NSA leaker Edward Snowden has been characterized as a traitor, a hacker and a whistleblower. Bill Clinton prefers to think of him as an "imperfect messenger."
The former president - who in previous interviews has appeared hesitant to criticize Snowden - weighed in on the surveillance debate during remarks at the Naval Academy in Annapolis, Md., Tuesday afternoon.
"The Snowden case has raised all these questions about whether we can use technology to protect national security without destroying the liberty which includes the right to privacy of basically innocent bystanders," he said.
Clinton even suggested that the privacy-versus-security debate creates a "false choice," and argued that with a big enough investment, the U.S. could design technology that would allow both aims to coexist.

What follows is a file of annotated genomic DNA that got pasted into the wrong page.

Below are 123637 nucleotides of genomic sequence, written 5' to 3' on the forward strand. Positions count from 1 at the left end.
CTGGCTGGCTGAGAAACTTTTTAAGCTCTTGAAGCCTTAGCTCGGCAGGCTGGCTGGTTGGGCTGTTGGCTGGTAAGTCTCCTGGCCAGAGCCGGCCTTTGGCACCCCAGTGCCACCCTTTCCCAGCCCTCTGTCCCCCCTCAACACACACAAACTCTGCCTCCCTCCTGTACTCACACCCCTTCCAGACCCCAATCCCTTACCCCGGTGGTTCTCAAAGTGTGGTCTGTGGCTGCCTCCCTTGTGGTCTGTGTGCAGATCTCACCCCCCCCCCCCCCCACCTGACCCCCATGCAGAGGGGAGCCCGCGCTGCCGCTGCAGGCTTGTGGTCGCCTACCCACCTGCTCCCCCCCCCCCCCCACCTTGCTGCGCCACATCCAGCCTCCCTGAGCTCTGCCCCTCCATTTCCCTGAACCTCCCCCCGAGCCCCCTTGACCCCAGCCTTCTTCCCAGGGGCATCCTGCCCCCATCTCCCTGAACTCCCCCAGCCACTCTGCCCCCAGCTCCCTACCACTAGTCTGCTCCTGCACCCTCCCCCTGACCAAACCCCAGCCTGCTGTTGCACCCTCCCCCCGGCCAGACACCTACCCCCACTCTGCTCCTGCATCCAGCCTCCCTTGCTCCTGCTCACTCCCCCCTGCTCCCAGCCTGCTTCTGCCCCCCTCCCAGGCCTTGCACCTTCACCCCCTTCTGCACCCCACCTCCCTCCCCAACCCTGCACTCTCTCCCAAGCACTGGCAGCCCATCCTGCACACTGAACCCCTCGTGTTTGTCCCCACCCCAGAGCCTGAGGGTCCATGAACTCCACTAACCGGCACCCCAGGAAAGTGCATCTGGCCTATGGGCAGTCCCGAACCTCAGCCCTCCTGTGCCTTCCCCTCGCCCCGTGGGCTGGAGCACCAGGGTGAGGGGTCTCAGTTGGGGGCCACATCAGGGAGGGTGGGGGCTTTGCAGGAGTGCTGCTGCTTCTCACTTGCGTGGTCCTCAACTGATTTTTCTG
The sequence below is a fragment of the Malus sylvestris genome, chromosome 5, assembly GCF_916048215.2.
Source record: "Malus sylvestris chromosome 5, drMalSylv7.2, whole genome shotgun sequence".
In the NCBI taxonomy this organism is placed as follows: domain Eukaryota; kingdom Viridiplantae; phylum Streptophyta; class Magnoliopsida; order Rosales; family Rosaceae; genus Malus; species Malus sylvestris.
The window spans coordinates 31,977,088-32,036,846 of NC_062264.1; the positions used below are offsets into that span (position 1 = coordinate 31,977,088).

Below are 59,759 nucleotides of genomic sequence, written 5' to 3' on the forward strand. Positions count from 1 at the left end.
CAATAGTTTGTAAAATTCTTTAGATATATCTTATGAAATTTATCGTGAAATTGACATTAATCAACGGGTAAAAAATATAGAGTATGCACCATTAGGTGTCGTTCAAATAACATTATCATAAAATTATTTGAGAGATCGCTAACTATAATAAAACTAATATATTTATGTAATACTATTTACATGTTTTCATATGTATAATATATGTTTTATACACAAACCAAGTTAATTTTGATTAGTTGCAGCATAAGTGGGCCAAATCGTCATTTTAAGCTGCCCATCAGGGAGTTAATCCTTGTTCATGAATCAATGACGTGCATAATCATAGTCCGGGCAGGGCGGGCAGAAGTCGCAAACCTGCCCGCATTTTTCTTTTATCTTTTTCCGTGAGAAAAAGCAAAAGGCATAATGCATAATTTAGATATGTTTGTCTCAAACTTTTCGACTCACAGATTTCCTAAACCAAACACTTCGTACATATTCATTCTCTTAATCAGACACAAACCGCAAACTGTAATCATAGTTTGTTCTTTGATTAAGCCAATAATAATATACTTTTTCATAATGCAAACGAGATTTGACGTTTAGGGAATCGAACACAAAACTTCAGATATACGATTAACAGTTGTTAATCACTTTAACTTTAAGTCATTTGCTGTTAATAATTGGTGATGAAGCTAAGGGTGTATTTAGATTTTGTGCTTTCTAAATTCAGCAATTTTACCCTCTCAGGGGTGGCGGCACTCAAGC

"It seems to me clear, based on the people that I talk to, that we could be designing these systems - if we're prepared to spend the money to do it - in a way that dramatically enhances both … privacy and our national security," he added.
"We cannot change the character of our country or compromise the future of our people by creating a national security state which takes away the liberty and privacy we propose to advance," he continued. "Don't kill the goose that laid the golden egg."
During his speech to the midshipmen at the academy, Clinton didn't discuss his wife's presidential ambitions. However, he did reflect on his own path to the White House.
"One of the reasons I got to be president was I was born without a television," Clinton said.
Clinton said that as a youngster anecdotes told around his family's dinner table replaced hours of TV programming, which helped him refine the art of storytelling - an "undervalued" skill, in Clinton's own estimation.